Angie Wieck, Published November 30 2013
Lodge hopes to attract businesses, groups to refined yet rustic ND getaway
They concede the most beautiful is the ranch near Amidon owned by their friend and business partner, John Hanson.
It was Hanson who planted the idea of building a lodge after a visit to the Breker farm with Joe when the two were students at North Dakota State University. Hanson already had plans to start a tourism business on his ranch by using the local ponderosa pine to build log cabins.
Joe and Eugene kicked the idea around over the years, but the dream became a reality after they shared it with the rest of their family in Christmas 2010.
Within the month, the family was taking contractor Nate Rude of Moorhead’s Horizon Custom Contracting through the snowy fields in a Bearcat to get a closer look at the proposed location.
The Coteau des Prairies Lodge held its grand opening in June.
A majority of business thus far has come from events such as weddings, anniversaries and family reunions.
They now hope to attract more businesses and trade groups for meetings, training and retreats during the week.
“It’s an advantage to be 90 miles out of Fargo. It’s a getaway. It’s a team-building scenario,” said Eugene. “A lot of businesses in Fargo currently go places. They just don’t go here yet, but this is as handy as it gets.”
The Brekers would also like to fill the niche of agri-tourism. The lodge offers a variety of educational tours of a modern family farm operation.
The family owns about 80 percent of the lodge, with the remaining shares held by close family friends.
During the design, one thing they all agreed on was a concept of “refined, yet rustic.”
Ponderosa pine used in construction came from the ranch of their old friend Hanson.
They also agreed to incorporate agriculture into the design as much as possible. Little touches such as chandeliers and stair railings made from repurposed dump rakes can be seen throughout the lodge.
Each of the guestrooms has its own theme based on quilt runners made by family aunt Cher Spieker and a few other local women she recruited for the project.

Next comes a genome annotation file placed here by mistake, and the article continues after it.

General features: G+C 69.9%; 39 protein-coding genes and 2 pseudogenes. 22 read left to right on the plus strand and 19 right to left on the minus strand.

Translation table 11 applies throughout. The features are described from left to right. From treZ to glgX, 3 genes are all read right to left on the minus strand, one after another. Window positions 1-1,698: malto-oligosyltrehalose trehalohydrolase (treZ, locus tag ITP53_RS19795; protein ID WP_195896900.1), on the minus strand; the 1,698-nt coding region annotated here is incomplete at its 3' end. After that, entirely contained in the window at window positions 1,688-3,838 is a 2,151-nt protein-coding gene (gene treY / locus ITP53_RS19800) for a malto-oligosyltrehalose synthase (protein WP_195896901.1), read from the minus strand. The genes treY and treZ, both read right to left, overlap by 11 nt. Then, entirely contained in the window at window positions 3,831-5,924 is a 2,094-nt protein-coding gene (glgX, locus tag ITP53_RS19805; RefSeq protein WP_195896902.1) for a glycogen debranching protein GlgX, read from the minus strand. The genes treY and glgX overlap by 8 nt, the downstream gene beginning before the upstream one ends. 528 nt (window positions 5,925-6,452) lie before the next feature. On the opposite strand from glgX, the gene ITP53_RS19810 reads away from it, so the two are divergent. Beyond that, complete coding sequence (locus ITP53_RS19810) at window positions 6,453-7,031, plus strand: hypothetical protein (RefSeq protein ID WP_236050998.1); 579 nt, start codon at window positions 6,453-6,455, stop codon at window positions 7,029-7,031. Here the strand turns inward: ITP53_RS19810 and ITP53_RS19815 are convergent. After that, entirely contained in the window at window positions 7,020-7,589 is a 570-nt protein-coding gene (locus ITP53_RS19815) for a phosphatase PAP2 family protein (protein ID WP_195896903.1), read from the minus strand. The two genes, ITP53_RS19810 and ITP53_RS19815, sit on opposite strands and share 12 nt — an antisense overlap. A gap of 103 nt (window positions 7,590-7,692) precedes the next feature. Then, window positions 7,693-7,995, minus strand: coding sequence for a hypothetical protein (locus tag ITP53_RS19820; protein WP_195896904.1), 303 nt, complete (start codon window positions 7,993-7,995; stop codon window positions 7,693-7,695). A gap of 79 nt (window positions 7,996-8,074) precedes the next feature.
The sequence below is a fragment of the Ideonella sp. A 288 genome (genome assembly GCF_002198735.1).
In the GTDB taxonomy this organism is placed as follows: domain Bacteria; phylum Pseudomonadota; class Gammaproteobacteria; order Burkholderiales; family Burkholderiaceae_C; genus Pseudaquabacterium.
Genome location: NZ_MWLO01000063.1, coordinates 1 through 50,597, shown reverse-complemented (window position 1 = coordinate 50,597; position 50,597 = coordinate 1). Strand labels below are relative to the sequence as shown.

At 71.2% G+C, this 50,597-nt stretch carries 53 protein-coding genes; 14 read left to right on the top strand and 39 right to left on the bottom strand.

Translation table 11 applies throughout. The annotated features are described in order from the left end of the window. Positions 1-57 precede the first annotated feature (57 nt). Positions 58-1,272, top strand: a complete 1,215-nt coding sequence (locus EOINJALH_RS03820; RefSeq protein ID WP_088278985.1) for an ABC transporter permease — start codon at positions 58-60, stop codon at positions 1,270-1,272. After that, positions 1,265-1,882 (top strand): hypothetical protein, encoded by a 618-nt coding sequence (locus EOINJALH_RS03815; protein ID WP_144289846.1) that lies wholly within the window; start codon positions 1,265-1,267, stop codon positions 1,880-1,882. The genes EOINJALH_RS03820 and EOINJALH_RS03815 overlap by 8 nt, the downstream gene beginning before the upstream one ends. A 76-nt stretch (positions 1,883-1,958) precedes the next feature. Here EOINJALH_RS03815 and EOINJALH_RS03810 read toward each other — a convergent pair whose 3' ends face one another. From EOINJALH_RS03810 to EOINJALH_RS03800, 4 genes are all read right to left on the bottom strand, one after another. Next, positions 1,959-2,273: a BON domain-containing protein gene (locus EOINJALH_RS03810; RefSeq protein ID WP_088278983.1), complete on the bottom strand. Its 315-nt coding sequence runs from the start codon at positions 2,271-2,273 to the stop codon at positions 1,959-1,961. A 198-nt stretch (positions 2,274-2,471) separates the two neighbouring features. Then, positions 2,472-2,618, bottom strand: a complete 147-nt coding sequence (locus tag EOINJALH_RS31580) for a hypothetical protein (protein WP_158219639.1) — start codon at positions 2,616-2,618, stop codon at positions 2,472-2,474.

“We didn’t want it to feel like a motel. We wanted each and every room to have its own unique personality,” said Olivia Stenvold, Joe’s daughter and manager of the lodge.
Although the location is remote, the lodge also has many of the amenities visitors expect as well as cellphone service and free fiber-optic Internet.
While Hanson may have been the first to suggest a lodge, the hill upon which it rests has been special to the Breker family for generations.
From there, one can see the homesteads of Clarence Breker and Adeline (Syverson) Breker. The two grew up nearby, just two miles apart.
After they married, it was there that Clarence would pick crocuses for Adeline in the spring.
It was where their sons, Eugene and Joe Breker, grew up tending cattle and fixing fence.
Nephew Andy Kiefer even picked the spot to propose to his girlfriend Karen several years ago.
The Brekers are now excited to share the beauty of the Coteau des Prairies landscape with the world.
For more information about the Coteau des Prairies Lodge, including a list of upcoming events, visit cdplodge.com or call (701) 680-1175.
• Nine guest rooms, each with two full-size beds and private bathrooms. One suite with a queen bed, living room with a hideaway, and a private kitchen is also available.
• A fully licensed kitchen. The lodge currently provides a continental breakfast, but full meals can be arranged in advance. The kitchen is also available for use by guests.
• A bar with an on- and off-sale liquor license.
• A conference room that includes a smart TV and a fiber-optic Internet connection.
• A great room that provides seating for more than 80. Located near the kitchen, the great room is the home base for most activities at the lodge. Combined with an overlooking sitting room, the lodge can seat upward of 160 guests for any meal or event.
• A loft that currently serves as a game room as well as additional sleeping accommodations for groups renting out the entire facility.
Readers can reach Forum reporter Angie Wieck at (701) 241-5501